You are currently viewing the International Edition. You can also switch to the Hong Kong Edition.
Wednesday 22 October 2014

US state bans sale of 95% abv grain spirit

1st July, 2014 by Lauren Eads

A ban on high-proof spirits will take effect in the US state of Maryland this week with the aim of reducing binge drinking among studentsĀ and sexual assaults on campus.

220px-EverclearHiRes (1)

Everclear’s 190 proof grain alcohol is just one of the products that will fall under the ban.

As of Tuesday, it will become illegal to sell 190-proof (95% abv) grain alcohol in the state, such as Everclear – a spirit old by American company Luxco and bottled at 151-proof (75.5% abv) and 190-proof (95% abv) levels.

The ban, which covers grain spirit with an abv of 95% and above, has been backed by a group of university presidents concerned about the increased sexual assaults and excess taking place on their campuses, as reported by the Baltimore Sun.

Speaking to the paper, Del. Charles Barkley, a Montgomery County Democrat and sponsor of the bill, said: “Getting it off the market will maybe reduce problems at the college level,” adding that students have used it to get “bombed out of their mind,” putting themselves in danger.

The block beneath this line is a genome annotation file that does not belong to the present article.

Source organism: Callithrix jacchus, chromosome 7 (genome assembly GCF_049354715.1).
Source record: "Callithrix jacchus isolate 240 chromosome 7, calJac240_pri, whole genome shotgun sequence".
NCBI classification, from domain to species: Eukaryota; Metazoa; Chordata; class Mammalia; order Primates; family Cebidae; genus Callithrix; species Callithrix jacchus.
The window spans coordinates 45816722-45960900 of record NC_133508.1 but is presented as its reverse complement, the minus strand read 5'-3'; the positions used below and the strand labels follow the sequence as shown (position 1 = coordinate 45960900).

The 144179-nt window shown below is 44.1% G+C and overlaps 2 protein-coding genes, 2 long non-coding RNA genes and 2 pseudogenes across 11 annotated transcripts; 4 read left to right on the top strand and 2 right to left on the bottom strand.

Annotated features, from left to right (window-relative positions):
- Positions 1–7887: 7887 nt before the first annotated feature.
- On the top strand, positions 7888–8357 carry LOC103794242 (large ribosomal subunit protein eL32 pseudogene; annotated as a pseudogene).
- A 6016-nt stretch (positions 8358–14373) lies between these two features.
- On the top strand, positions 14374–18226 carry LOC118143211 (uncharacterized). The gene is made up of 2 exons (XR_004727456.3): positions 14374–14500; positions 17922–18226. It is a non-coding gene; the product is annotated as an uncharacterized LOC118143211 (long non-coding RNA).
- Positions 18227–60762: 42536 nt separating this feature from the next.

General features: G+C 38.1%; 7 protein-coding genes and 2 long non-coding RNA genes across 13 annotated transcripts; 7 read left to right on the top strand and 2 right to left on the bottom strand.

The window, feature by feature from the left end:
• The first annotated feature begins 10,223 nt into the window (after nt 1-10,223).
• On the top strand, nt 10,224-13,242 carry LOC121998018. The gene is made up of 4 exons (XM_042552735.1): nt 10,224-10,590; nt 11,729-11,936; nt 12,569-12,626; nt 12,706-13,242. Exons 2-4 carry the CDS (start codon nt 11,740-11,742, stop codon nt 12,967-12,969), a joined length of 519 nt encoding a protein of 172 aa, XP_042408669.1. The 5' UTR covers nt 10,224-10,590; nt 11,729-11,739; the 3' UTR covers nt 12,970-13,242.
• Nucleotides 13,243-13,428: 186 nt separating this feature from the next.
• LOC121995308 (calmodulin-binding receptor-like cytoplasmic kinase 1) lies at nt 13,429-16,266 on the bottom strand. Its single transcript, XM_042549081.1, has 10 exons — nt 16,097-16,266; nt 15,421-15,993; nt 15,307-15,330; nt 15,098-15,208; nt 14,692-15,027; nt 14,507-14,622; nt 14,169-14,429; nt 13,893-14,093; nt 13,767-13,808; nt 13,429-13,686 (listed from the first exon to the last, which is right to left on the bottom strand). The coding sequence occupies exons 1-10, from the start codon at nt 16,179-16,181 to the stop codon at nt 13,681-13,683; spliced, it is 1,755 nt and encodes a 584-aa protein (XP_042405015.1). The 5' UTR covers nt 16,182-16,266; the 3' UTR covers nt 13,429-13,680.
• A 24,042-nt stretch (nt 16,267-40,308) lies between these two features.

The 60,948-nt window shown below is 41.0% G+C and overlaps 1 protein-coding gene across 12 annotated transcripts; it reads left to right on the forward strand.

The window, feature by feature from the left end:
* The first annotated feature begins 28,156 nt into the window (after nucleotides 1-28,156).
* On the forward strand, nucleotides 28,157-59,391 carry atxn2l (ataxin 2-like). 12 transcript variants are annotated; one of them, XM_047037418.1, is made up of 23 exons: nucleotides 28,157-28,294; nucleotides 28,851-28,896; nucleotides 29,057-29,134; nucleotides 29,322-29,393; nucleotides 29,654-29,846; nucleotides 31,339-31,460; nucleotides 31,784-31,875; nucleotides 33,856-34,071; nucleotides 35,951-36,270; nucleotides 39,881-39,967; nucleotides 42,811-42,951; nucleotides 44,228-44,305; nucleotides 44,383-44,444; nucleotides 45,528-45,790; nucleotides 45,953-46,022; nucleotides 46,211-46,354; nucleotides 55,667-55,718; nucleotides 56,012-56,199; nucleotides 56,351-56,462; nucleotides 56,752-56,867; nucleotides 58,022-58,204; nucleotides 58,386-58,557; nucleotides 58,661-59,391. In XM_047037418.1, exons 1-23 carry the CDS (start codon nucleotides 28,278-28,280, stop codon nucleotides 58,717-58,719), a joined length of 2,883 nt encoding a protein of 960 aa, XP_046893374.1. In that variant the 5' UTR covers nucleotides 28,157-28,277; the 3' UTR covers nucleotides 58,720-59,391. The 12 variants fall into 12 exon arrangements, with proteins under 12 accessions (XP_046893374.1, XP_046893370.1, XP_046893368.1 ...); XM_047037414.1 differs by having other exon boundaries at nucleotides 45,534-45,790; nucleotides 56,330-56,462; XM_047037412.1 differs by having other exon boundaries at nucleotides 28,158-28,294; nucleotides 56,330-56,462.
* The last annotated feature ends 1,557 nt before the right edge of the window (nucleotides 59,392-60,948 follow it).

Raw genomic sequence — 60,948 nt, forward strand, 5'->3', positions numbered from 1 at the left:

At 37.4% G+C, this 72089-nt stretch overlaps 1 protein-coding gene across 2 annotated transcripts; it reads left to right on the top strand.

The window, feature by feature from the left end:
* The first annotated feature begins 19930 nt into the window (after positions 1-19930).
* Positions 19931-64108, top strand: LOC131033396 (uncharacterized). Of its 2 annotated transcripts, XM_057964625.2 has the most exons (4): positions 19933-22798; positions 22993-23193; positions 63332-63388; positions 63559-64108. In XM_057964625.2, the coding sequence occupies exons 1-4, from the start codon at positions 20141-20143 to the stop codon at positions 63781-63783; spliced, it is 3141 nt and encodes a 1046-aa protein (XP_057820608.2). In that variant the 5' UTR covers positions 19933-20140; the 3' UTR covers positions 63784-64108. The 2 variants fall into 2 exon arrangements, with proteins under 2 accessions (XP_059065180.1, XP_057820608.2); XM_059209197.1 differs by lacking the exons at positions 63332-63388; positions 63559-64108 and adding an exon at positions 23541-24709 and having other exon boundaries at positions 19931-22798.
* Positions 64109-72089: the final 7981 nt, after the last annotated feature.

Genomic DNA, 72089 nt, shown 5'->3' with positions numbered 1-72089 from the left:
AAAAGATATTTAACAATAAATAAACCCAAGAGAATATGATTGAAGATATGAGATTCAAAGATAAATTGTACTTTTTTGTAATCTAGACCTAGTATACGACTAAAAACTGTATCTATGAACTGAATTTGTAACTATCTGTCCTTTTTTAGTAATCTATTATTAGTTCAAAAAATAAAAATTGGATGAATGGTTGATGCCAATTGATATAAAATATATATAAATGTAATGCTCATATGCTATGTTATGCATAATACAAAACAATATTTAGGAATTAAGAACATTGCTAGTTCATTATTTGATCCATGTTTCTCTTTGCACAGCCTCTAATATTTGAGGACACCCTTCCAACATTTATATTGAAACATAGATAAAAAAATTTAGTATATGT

While David Jernigan, an associate professor at the Johns Hopkins Bloomberg School of Public Health, told wusa9.com: “This is a product that college presidents identified as a substantial problem on their campuses.”

“It packs a wallop that is easily disguised.”

However some have said that the new law will have little effect, with 150 proof grain spirits still available, and with expectations that manufacturers will simply lower their products to 188 proof to circumvent the law.

Speaking to the Baltimore Sun Jay Chung, manager of a liquor store in Maryland, called the law “an exercise in futility”, adding that lowering the level to 120-proof might have been more effective.

The legislation was backed by the Maryland Collaborative to Reduce College Drinking and Related Problems which was formed in 2013 and includes 10 college presidents and public health experts from the University of Maryland, College Park and the Johns Hopkins Bloomberg School of Public Health.

Leave a Reply

Your email address will not be published. Required fields are marked *

You may use these HTML tags and attributes: <a href="" title=""> <abbr title=""> <acronym title=""> <b> <blockquote cite=""> <cite> <code> <del datetime=""> <em> <i> <q cite=""> <strike> <strong>

If that's interesting, how about these?